* Any new flows with “ignore-data-quality-issue” flag = true will continue to run for hour 15
    * A microservice to update hour 15 as gray color in the data catalog
  4. A backfill of hour 15 is later executed manually. The backfill job resets the state of hour 15 from invalid to backfilled
    * It triggers the data profiling and data quality check job again
    * Once the quality metrics fall within the threshold, the DQ issue flag is removed from the hourly, 10-min, 5-min window according
    * The downstream processes have their pre-defined attributes to decide if they need to reprocess the data or not

The Global State Store is mutable with predefined data quality and backfill transition rules in place. We need keep it as serverless as AWS Step Functions with rich & practical data semantics that work more efficiently for ever-expanding data lake.

Will the data dependency orchestration lead to a completely flowless (or DAG-less) landscape? IMHO, the sweat spot is to construct relatively simple (and rerunable/idempotent) flows in AirFlow/Prefect/dbt, then specify a set of data triggers in the dependent/downstream flows. The main benefit of incorporating DAG for job-level dependency is to avoid leaking the not-so-useful data dependencies between intermediate/temporary datasets to the global state store. The edges/dependencies among 5~20 jobs within a single flow are very deterministic and quick to evaluate at runtime. Different than full-fledged provenance tracking use case, only the data lineage used by (exposed to) the other flows need to be managed in the global state store for cost-effective orchestration.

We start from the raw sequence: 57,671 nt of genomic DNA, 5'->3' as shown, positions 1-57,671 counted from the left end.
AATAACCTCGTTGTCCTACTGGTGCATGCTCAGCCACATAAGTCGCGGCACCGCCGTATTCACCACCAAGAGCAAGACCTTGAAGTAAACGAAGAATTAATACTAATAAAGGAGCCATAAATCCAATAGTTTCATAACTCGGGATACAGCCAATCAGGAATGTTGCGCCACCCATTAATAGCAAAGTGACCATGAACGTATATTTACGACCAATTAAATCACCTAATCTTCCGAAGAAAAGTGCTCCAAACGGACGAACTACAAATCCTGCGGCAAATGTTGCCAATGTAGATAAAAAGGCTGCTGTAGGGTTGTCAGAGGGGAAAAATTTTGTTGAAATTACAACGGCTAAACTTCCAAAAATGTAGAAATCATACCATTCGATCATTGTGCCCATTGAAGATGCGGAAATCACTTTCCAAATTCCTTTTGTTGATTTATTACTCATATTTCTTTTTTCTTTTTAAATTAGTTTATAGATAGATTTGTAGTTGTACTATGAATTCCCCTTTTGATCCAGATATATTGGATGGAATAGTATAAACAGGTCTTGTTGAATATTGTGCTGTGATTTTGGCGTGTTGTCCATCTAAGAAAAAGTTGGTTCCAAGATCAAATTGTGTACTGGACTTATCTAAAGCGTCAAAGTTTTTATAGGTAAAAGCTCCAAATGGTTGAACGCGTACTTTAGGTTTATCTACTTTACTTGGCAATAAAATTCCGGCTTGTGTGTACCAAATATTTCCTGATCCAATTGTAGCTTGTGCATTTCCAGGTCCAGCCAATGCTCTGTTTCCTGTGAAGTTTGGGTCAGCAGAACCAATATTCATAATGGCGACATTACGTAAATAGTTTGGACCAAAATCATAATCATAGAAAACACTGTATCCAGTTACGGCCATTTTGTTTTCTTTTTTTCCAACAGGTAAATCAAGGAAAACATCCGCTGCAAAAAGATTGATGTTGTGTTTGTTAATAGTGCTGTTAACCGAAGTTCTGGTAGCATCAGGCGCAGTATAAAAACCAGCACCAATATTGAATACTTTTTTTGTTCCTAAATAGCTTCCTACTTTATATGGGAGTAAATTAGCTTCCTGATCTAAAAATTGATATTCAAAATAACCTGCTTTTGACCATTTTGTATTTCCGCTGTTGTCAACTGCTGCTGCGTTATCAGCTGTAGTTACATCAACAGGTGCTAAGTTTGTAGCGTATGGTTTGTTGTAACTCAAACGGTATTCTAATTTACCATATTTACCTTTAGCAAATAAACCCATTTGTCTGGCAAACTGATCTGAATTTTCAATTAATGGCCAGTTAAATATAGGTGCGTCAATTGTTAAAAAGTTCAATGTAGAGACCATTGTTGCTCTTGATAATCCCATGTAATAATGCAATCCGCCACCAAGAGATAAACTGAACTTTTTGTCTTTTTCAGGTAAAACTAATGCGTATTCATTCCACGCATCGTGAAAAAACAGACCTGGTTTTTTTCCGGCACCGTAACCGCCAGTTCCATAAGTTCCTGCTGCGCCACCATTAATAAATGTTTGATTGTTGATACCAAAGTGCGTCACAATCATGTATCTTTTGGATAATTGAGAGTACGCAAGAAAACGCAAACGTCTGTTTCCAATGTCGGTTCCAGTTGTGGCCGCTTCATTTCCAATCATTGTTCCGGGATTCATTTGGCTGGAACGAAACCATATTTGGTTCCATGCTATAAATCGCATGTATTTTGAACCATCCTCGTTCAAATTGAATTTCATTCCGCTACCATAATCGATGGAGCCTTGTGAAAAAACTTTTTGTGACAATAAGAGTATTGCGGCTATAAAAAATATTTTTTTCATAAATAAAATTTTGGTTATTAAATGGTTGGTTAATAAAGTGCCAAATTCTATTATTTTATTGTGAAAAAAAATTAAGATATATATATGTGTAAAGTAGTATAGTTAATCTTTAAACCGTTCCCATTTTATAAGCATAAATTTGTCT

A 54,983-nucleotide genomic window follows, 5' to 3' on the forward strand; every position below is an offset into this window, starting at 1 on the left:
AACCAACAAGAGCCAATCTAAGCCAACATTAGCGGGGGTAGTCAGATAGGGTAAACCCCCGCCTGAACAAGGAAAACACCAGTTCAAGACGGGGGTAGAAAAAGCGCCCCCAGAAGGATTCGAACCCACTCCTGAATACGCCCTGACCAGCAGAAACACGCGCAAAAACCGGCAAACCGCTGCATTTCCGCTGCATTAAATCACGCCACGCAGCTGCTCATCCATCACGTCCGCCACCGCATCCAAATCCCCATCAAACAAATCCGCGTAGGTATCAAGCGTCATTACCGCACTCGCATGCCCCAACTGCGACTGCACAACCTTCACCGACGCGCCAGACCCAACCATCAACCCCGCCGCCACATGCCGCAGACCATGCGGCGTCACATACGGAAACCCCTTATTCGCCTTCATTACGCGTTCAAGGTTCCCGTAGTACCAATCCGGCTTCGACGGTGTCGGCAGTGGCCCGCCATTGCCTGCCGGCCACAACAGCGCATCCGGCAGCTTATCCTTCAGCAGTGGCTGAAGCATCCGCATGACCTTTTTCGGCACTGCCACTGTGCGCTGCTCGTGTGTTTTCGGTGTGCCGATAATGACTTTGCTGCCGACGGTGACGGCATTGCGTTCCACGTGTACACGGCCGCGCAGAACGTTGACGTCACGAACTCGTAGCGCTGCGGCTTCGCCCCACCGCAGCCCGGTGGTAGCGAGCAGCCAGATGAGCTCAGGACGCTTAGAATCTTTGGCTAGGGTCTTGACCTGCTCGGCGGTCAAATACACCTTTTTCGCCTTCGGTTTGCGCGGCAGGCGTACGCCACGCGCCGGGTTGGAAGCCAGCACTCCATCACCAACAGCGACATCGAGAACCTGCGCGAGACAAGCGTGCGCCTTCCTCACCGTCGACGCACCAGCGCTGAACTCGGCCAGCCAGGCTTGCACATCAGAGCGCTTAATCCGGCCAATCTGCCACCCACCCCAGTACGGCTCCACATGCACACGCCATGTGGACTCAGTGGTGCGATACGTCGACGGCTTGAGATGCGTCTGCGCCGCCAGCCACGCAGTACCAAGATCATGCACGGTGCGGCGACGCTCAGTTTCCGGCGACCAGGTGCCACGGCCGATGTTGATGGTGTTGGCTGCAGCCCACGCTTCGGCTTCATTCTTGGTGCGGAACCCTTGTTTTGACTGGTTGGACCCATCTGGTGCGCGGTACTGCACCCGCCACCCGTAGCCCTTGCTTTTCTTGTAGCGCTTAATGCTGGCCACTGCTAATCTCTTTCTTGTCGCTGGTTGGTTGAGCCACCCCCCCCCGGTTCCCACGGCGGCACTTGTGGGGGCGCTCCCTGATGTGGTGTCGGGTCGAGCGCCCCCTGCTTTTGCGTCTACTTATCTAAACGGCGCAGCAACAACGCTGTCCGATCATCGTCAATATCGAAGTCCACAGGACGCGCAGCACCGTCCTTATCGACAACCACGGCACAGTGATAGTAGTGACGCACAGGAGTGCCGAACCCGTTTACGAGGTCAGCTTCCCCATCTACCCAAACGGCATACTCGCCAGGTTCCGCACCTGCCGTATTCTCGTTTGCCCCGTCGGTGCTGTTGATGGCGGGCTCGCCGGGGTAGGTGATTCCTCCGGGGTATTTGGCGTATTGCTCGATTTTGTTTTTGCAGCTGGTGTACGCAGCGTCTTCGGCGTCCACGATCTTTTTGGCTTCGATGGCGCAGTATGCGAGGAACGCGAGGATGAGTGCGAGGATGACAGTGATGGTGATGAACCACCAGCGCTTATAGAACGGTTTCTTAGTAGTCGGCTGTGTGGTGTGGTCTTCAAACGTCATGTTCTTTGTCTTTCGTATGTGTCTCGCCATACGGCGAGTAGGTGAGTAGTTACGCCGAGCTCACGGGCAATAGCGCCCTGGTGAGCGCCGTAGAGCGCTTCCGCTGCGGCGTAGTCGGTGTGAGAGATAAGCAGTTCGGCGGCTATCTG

In the above illustration, a complex pipeline 007 is refactored into 3 simpler flows (each is easier to test and deploy). Flow 02 depends on datasets [2, X], and Flow 03 depends on [F, X, Y]. If dataset F is produced by a different pipeline later, Flow 03 can transparently pick up the correct external dependency as long as the dataset name and partition key remain the same for F. This makes the whole topology both dynamic (evolvable) and manageable.

A few references inline with this design:
# Datacoral’s Event-Driven Orchestration
Framework
# Temporal’s Microservices Orchestration
Platform (Uber’s Cadence)
# Cask Data Application Platform (Cloud Data Fusion)
triggers

(* Disclaimer: The views expressed in this article are those of the author and do not reflect any policy or position of the employers of the author.)

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Eric Sun

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Eric Sun

Advocate best practice of big data technologies. Challenge the conventional wisdom. Peel off the flashy promise in architecture and scalability.